Since the end of Odd Future, each of the collective’s members has branched off into their own niche. Frank Ocean has become an acclaimed-but-reclusive R&B star, Tyler, The Creator has transitioned into an odd brand of braggadocio rap, The Internet has perfected the slow jam, and Earl Sweatshirt has descended into a fascinating lyrical rabbit-hole of paranoia and misery. What makes Domo Genesis unique from his peers is the relative simplicity of what he tries to do. His beats are soulful and smooth, his flow is hard-hitting and refined, and his lyrics are concerned almost entirely with marijuana. His music sounds decidedly old-fashioned, as far as hip-hop goes, but that’s not necessarily a bad thing.
Dapper, the lead single from Genesis summarises perfectly what Domo is trying to accomplish with the album. Over a backdrop of gentle keyboards and relaxed drums, Anderson .Paak’s chorus makes weed sound like a religious experience, singing “smoke that fire”. Domo’s flow in the verses is confident but restrained, enjoyably rhythmic, but not overly showy. The soul influence continues throughout the album, with Tay Walker’s vocals in Wanderer sounding lush and poignant, complimenting the minimal piano beat perfectly. Domo’s flow is more aggressive on this track, and the relative lack of distraction helps draw attention to just how skilled of a rapper he has become.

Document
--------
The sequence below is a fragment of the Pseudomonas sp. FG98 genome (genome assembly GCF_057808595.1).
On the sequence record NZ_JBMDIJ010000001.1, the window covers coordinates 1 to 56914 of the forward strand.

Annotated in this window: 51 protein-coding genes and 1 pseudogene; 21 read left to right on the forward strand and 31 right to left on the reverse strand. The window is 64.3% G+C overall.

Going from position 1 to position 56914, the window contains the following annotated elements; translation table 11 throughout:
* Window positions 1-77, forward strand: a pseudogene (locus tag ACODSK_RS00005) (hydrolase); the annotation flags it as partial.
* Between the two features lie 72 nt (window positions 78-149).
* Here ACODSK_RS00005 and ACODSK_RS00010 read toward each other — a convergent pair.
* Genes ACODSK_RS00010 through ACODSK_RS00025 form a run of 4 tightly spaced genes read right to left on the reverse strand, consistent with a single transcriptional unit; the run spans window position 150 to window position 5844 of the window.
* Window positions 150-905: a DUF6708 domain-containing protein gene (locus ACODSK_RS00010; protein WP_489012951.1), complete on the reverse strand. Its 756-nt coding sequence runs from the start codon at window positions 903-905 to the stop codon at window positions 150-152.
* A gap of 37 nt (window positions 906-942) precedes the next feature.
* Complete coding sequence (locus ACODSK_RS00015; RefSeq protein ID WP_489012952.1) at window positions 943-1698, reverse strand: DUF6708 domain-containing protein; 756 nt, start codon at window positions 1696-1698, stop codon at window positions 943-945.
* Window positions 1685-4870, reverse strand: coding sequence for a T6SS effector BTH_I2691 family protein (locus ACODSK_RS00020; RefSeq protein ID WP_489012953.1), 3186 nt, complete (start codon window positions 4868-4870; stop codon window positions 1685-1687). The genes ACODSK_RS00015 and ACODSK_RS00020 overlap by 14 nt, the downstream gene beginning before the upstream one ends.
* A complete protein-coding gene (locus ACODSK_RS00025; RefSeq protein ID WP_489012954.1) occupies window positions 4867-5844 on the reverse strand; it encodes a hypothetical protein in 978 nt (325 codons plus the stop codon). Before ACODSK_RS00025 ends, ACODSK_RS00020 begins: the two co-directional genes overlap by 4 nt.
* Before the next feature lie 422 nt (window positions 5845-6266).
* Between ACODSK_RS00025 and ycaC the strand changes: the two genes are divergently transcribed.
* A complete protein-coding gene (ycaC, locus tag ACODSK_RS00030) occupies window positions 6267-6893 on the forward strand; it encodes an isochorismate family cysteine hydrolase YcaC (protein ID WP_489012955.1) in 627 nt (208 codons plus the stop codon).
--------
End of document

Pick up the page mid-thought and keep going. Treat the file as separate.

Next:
Some tracks aren’t up to the high standards of the rest of the album, unfortunately, but luckily they don’t derail the overall experience. Tyler, The Creator’s production is harder hitting than the rest of the album, and guest rappers Juicy J and Wiz Khalifa lack Domo’s developed style, coming across as more pedestrian in comparison. However, the track is an outlier, and the rest of the album holds together very well. It never becomes much more than well-executed weed mythologising, but Domo and his collaborators have such excellent delivery that in spite of the shallow subject matter, listening to Genesis is sublime.